Tigers are disappearing in the wild at an unprecedented rate. The primary threats to tigers are from human activities, including habitat destruction that results in population fragmentation and tiger poaching. Beginning early in the 20th century, Asia experienced enormous population growth. As populations expanded, farms, villages, and cities transformed once vast wilderness areas. People and their activities now dominate the landscape. Further, the forests that remain are degraded—people have scoured the area removing fodder (food for domestic livestock) and other products, including the tiger’s essential prey, the deer and pigs that people prize as food as much as tigers do. Some of the places tigers could live—where enough forest still exists—are ghost towns because there is nothing left for the tigers to eat.
If all the remaining 5,000 to 7,000 wild tigers lived in one continuous interbreeding population they would not be as endangered as they are. But rapid habitat loss has caused tiger populations to become fragmented into more than 160 isolated sub-populations that are scattered over Asia. On average, each of these sub-populations consists of only about 40 individuals. Such small populations, living in small areas that average less than 500 sq km (200 sq mi) in size, can suffer from chance variations in birth and death rates. For example, all cubs could be male or female, which affects healthy reproduction and over time can lead to extinction. Another problem caused by this fragmentation is inbreeding, in which close relatives mate. Inbreeding can result in genetic disorders that can lead to increased cub mortality and weakened resistance to diseases. Small populations are also vulnerable to infectious diseases and natural disasters, such as drought or fire. Any one of these events could wipe out an entire subpopulation. In animal populations with fewer than 50 reproducing females, like most of the existing tiger sub-populations, these risks become especially dangerous.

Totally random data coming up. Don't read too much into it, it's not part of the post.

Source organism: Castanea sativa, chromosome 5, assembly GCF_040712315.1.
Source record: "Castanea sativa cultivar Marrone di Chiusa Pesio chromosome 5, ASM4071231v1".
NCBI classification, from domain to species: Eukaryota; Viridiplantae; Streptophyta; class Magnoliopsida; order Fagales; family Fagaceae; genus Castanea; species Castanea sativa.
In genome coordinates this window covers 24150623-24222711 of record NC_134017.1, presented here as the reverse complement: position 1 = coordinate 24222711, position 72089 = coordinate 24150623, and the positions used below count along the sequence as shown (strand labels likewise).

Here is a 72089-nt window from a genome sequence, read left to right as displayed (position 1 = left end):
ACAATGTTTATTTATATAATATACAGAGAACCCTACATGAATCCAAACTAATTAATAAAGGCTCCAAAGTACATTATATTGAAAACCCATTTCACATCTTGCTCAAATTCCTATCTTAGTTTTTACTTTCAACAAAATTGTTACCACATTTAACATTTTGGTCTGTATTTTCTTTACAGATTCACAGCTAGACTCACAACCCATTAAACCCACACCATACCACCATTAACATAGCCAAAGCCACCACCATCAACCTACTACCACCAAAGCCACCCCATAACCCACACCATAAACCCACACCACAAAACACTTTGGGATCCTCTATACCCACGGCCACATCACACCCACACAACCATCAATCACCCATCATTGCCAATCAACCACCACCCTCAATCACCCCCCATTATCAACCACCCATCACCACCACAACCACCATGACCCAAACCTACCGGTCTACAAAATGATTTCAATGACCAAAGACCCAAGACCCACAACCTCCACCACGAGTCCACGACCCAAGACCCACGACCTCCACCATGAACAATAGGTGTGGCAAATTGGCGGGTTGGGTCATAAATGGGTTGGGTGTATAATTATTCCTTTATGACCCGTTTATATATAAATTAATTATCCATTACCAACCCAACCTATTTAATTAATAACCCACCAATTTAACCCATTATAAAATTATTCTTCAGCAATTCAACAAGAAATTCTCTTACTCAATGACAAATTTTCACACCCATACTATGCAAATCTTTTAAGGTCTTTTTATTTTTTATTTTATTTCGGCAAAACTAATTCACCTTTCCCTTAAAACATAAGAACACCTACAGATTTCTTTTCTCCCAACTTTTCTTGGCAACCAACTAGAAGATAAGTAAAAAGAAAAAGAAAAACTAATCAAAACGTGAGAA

Throughout most of the 20th century tigers were killed for sport hunting and to sell their body parts, including fur for the fashion industry. Today hunting tigers is illegal in most countries where the animals are found, but poachers are still killing tigers in large numbers. The poachers sell tiger body parts on the black market, particularly bones used in medicines for traditional Chinese medicine (TCM), a formalized system of health care utilizing such therapeutic treatments as herbal medicine, acupuncture, and nutrition, which is practiced by 25 percent of the world’s population.
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